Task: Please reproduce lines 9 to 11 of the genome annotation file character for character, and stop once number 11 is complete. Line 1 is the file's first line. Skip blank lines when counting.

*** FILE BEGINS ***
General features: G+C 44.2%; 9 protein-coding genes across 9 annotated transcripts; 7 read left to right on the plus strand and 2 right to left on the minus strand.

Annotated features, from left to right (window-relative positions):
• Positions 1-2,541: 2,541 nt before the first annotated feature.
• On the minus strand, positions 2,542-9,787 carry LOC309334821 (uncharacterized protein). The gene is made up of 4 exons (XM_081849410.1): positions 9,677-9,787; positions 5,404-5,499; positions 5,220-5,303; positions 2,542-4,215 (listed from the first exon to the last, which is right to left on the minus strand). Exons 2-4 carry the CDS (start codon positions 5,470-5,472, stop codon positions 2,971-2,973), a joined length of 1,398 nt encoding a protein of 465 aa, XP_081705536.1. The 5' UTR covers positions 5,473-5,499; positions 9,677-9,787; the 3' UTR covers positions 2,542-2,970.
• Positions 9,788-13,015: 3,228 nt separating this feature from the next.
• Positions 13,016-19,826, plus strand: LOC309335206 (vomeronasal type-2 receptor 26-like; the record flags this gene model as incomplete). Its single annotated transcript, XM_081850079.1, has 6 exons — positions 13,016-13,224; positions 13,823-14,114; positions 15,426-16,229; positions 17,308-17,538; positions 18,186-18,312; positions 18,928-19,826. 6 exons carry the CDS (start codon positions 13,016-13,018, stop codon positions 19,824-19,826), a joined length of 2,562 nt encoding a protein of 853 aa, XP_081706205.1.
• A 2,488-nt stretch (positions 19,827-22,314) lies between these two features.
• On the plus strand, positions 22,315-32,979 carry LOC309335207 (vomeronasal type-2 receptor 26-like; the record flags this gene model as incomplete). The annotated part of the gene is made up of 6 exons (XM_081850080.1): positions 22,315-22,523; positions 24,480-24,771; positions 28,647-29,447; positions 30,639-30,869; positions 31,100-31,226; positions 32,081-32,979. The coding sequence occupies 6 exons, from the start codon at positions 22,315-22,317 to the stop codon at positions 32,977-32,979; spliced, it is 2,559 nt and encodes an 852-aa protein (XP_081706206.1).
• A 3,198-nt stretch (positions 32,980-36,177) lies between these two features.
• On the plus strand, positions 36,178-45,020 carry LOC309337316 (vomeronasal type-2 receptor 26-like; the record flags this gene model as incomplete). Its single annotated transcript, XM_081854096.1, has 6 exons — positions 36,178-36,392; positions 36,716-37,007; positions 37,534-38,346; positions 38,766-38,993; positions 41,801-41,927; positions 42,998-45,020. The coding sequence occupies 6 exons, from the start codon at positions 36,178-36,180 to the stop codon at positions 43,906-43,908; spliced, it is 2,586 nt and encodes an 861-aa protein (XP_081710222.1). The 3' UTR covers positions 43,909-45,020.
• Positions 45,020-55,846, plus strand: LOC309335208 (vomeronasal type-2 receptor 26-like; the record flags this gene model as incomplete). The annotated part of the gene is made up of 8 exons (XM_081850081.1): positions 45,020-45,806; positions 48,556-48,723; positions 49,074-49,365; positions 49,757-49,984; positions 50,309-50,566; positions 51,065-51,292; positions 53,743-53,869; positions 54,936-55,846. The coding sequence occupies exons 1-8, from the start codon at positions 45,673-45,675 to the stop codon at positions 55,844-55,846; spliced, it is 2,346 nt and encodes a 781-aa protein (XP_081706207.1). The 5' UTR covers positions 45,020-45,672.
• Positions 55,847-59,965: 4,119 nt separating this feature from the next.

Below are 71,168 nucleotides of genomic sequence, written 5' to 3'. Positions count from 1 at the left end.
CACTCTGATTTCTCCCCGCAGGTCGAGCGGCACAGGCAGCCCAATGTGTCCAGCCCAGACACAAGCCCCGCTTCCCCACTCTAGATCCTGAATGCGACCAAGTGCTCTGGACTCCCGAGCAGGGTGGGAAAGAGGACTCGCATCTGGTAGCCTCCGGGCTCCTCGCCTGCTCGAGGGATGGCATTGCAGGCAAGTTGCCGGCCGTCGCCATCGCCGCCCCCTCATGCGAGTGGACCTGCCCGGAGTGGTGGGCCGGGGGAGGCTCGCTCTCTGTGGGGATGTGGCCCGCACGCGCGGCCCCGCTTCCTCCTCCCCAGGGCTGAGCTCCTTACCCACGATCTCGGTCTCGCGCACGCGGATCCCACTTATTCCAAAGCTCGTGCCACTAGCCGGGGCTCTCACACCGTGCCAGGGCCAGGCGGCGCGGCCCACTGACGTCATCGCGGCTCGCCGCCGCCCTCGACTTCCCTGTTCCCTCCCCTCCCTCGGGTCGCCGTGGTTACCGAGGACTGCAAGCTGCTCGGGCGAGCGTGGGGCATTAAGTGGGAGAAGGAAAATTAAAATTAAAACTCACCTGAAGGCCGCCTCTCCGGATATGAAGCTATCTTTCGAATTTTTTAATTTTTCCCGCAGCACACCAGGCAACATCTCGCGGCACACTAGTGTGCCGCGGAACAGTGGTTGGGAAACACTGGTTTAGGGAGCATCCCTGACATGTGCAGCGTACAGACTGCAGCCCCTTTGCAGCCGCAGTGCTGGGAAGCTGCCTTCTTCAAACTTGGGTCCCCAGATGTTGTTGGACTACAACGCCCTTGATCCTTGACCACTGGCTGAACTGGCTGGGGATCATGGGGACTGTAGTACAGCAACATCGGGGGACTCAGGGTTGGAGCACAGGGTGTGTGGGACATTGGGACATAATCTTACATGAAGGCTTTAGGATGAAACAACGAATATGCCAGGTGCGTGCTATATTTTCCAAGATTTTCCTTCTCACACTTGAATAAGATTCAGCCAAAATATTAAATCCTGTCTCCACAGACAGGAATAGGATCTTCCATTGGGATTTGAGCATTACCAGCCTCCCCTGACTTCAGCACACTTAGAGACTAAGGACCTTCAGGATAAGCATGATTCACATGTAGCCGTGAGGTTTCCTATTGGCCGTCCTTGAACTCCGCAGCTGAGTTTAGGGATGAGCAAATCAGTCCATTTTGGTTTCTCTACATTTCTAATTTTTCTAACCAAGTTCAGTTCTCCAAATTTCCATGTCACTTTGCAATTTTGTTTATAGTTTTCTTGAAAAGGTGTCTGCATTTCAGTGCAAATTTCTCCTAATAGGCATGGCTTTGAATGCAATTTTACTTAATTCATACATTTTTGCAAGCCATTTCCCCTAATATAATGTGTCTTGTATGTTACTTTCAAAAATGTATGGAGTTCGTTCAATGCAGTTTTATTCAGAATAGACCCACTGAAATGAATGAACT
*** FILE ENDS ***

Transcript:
• A 3,198-nt stretch (positions 32,980-36,177) lies between these two features.
• On the plus strand, positions 36,178-45,020 carry LOC309337316 (vomeronasal type-2 receptor 26-like; the record flags this gene model as incomplete). Its single annotated transcript, XM_081854096.1, has 6 exons — positions 36,178-36,392; positions 36,716-37,007; positions 37,534-38,346; positions 38,766-38,993; positions 41,801-41,927; positions 42,998-45,020. The coding sequence occupies 6 exons, from the start codon at positions 36,178-36,180 to the stop codon at positions 43,906-43,908; spliced, it is 2,586 nt and encodes an 861-aa protein (XP_081710222.1). The 3' UTR covers positions 43,909-45,020.
• Positions 45,020-55,846, plus strand: LOC309335208 (vomeronasal type-2 receptor 26-like; the record flags this gene model as incomplete). The annotated part of the gene is made up of 8 exons (XM_081850081.1): positions 45,020-45,806; positions 48,556-48,723; positions 49,074-49,365; positions 49,757-49,984; positions 50,309-50,566; positions 51,065-51,292; positions 53,743-53,869; positions 54,936-55,846. The coding sequence occupies exons 1-8, from the start codon at positions 45,673-45,675 to the stop codon at positions 55,844-55,846; spliced, it is 2,346 nt and encodes a 781-aa protein (XP_081706207.1). The 5' UTR covers positions 45,020-45,672.